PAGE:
Browns Park master plan proposes sand volleyball courts
When Judy and Gary Wentling drive by Browns Park in the evening, the sand volleyball courts are a hive of activity.
“They are busy every evening with a lot of – I would say, at least three dozen or four dozen – young people,” Judy Wentling said.
As their grandchildren “blow off steam” at the neighborhood park, the couple said they can see a wider community benefit to expanding the courts.
City Council is considering a proposal that would do just that. The Browns Park master plan seeks to install 16 tournament-quality sand volleyball courts in the northeast section of the 8.2-acre park. The plan proposes $2 million of renovations for the park, located at the corner of South Pines Road and East 32nd Avenue, to upgrade “old and limited” park facilities as well as turn it into a destination for tournament play, said Spokane Valley Parks and Recreation Director Mike Stone.
“It’s obvious to us there’s a strong user group out there that would benefit,” he said, noting the nearest outdoor sand volleyball facility is in Seattle. A renovated park could also drive out some recent reports of vandalism and drug use.
Council members heard public comment on Tuesday from more than a dozen volleyball advocates and neighborhood residents. The Evergreen Region Volleyball Association, one of the largest of 40 geographic regions affiliated with USA Volleyball, does not currently have an outdoor venue of the scope proposed in the master plan, said ERVA commissioner Meredith Coupland. The regional group encompasses Eastern Washington, North Idaho and Montana.
Supporters of the plan told the council the demand was so high that local leagues have had to turn people away. Volleyball league participants at Browns Park reached 450 this year, Coupland said.
“We actually have a wait list this year for several events,” Coupland said. “Court expansion for us is an important part of programming and growing the game.”
Proponents pitched the economic benefits of having a venue that could host tournament play – attracting, Stone said, “people that would be staying in hotels and eating at restaurants and shopping.”
Since its introduction in the 1996 Summer Olympic Games, sand volleyball has boomed in popularity, and Spokane, in particular, is seen as a hotspot training ground for junior volleyball players, said ERVA board member Kevin Twohig.
“We’re already seeing teams coming from Montana and Idaho to play here,” he said. “Volleyball tourism is very real.”
The plan expands the park’s two existing parking lots to 119 spaces, which Stone said would likely not be sufficient to host large events. The city hopes to use parking at University High School across the street as an overflow lot.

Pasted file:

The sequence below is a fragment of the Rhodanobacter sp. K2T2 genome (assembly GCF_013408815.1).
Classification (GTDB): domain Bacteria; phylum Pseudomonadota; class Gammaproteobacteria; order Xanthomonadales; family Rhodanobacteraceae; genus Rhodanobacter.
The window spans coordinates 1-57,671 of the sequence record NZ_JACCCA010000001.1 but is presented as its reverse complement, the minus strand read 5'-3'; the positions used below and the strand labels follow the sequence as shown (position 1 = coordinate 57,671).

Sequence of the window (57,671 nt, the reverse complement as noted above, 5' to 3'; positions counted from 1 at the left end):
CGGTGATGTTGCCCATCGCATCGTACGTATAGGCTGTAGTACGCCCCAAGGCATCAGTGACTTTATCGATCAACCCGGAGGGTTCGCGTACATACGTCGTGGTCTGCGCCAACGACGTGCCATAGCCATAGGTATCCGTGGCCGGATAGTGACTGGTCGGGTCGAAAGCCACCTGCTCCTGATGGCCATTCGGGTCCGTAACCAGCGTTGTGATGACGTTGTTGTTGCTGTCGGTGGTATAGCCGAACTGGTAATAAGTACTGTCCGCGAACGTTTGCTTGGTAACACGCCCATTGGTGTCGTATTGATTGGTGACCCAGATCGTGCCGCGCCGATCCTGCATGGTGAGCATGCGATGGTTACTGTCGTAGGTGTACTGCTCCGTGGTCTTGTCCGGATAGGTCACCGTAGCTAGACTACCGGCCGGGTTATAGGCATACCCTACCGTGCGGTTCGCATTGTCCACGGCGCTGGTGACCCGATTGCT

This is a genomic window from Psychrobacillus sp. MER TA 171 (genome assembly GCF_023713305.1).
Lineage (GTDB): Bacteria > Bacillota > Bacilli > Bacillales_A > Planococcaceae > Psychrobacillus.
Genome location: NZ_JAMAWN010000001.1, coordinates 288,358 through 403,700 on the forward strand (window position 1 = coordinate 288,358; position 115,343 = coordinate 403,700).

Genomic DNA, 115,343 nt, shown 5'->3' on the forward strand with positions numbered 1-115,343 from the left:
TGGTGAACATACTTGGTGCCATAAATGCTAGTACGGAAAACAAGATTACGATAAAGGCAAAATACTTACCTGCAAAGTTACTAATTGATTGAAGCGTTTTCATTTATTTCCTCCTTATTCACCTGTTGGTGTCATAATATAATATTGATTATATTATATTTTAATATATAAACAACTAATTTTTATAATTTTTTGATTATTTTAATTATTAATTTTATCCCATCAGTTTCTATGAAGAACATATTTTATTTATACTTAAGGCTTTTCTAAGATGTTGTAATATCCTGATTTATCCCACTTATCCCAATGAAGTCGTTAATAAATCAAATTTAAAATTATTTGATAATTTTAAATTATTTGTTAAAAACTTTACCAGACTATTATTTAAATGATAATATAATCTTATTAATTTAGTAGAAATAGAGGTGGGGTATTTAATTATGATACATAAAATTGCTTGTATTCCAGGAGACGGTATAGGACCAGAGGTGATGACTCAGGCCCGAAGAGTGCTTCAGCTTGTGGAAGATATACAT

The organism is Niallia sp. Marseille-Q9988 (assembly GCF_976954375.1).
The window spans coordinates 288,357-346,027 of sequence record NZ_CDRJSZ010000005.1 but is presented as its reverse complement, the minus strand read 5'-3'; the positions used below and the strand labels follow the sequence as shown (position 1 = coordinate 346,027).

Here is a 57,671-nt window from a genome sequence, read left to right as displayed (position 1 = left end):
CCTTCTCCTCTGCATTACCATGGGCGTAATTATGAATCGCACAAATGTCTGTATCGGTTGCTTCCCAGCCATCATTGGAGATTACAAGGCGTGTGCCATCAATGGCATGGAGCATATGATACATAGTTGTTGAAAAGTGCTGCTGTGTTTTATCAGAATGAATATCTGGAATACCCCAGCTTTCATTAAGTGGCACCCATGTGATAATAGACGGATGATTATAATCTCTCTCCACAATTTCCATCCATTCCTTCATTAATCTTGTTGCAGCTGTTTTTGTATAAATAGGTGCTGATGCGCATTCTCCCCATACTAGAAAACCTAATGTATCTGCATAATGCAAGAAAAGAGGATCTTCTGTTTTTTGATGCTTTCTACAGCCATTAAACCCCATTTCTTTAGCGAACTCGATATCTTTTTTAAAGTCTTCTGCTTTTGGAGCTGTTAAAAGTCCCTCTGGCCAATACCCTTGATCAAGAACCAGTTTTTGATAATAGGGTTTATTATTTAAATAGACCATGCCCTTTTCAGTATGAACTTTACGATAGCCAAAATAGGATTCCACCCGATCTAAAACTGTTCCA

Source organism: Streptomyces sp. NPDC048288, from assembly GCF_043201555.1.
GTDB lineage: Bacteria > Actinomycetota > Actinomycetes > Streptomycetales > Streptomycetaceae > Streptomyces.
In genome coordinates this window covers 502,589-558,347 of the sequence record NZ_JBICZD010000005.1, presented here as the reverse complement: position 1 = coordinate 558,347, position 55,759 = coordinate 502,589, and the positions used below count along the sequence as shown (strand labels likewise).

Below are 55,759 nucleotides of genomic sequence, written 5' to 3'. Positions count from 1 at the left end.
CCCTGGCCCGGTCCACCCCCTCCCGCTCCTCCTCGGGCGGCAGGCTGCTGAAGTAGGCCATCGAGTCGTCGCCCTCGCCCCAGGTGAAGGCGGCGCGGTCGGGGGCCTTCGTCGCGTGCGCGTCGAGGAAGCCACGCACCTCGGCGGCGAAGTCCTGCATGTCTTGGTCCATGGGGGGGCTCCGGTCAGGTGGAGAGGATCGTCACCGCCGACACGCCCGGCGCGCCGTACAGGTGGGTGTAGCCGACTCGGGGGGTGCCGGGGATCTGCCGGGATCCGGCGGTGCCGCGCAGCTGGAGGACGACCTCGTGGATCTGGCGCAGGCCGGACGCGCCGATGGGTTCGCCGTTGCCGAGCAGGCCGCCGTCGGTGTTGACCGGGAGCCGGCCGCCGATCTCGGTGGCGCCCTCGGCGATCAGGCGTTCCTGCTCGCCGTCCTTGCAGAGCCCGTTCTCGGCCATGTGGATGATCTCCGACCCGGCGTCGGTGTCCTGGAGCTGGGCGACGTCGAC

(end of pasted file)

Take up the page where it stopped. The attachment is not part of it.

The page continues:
Some neighborhood residents questioned who would pay for the renovations and expressed concerns that increased traffic would create hazards at an intersection already choked with inexperienced high school drivers.
Stone said funding decisions are typically determined after the plan’s approval, but he expects private donations to be the main driver for the courts. He added that there’s the potential for the city and ERVA to come to an agreement that would require the volleyball association to maintain the courts.
Council members, who will offer official comments on the proposal at the July 8 meeting, largely agreed there was a need for a large volleyball venue. But they said they were on the fence and wondered if another property would be better suited.
“Most people agree that this is a very good thing if we can take care of the details on it,” said Councilman Bill Bates, adding he’s heard concerns about losing the park’s softball diamond under the new proposal.
Stone acknowledged the master plan would have to strike a balance between two primary user groups: the volleyball league and the neighborhood users.
Stone said the park’s area would be almost evenly divided and self-contained: 3 acres would go for the new courts, 3 acres for the neighborhood improvements and the remaining 2 acres for parking.
“It’s a pretty good balance of space,” he said.
Neighborhood improvements include two new leasable picnic shelters and new play equipment with a tot lot and splash pad. The plan would also convert existing sand courts in the southwest corner of the park into a basketball court and slackline course.
A new perimeter walking path would divide the two main uses, according to the plan’s sketches.